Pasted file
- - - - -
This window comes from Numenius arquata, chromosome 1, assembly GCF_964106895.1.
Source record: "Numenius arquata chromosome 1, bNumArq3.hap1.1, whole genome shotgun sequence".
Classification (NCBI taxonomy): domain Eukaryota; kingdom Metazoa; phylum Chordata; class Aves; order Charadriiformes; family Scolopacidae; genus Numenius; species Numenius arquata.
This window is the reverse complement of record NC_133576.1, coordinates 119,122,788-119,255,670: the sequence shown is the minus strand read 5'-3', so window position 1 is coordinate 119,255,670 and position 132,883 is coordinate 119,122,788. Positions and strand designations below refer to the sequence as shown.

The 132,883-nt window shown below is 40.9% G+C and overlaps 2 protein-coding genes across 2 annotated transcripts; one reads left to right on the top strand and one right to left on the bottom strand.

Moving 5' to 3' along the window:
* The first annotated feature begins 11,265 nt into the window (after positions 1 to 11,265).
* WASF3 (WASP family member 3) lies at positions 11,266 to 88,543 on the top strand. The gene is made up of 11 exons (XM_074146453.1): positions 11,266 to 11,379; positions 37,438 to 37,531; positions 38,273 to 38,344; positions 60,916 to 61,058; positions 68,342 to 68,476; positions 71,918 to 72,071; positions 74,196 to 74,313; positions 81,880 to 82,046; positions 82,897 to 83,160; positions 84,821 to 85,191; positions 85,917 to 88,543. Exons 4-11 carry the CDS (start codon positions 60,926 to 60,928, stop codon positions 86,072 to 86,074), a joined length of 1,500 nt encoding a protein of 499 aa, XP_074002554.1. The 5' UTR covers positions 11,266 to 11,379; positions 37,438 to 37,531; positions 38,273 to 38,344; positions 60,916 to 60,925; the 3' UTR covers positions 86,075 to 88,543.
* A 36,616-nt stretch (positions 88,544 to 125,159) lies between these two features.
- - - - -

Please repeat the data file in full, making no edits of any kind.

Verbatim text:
This window comes from Numenius arquata, chromosome 1, assembly GCF_964106895.1.
Source record: "Numenius arquata chromosome 1, bNumArq3.hap1.1, whole genome shotgun sequence".
Classification (NCBI taxonomy): domain Eukaryota; kingdom Metazoa; phylum Chordata; class Aves; order Charadriiformes; family Scolopacidae; genus Numenius; species Numenius arquata.
This window is the reverse complement of record NC_133576.1, coordinates 119,122,788-119,255,670: the sequence shown is the minus strand read 5'-3', so window position 1 is coordinate 119,255,670 and position 132,883 is coordinate 119,122,788. Positions and strand designations below refer to the sequence as shown.

The 132,883-nt window shown below is 40.9% G+C and overlaps 2 protein-coding genes across 2 annotated transcripts; one reads left to right on the top strand and one right to left on the bottom strand.

Moving 5' to 3' along the window:
* The first annotated feature begins 11,265 nt into the window (after positions 1 to 11,265).
* WASF3 (WASP family member 3) lies at positions 11,266 to 88,543 on the top strand. The gene is made up of 11 exons (XM_074146453.1): positions 11,266 to 11,379; positions 37,438 to 37,531; positions 38,273 to 38,344; positions 60,916 to 61,058; positions 68,342 to 68,476; positions 71,918 to 72,071; positions 74,196 to 74,313; positions 81,880 to 82,046; positions 82,897 to 83,160; positions 84,821 to 85,191; positions 85,917 to 88,543. Exons 4-11 carry the CDS (start codon positions 60,926 to 60,928, stop codon positions 86,072 to 86,074), a joined length of 1,500 nt encoding a protein of 499 aa, XP_074002554.1. The 5' UTR covers positions 11,266 to 11,379; positions 37,438 to 37,531; positions 38,273 to 38,344; positions 60,916 to 60,925; the 3' UTR covers positions 86,075 to 88,543.
* A 36,616-nt stretch (positions 88,544 to 125,159) lies between these two features.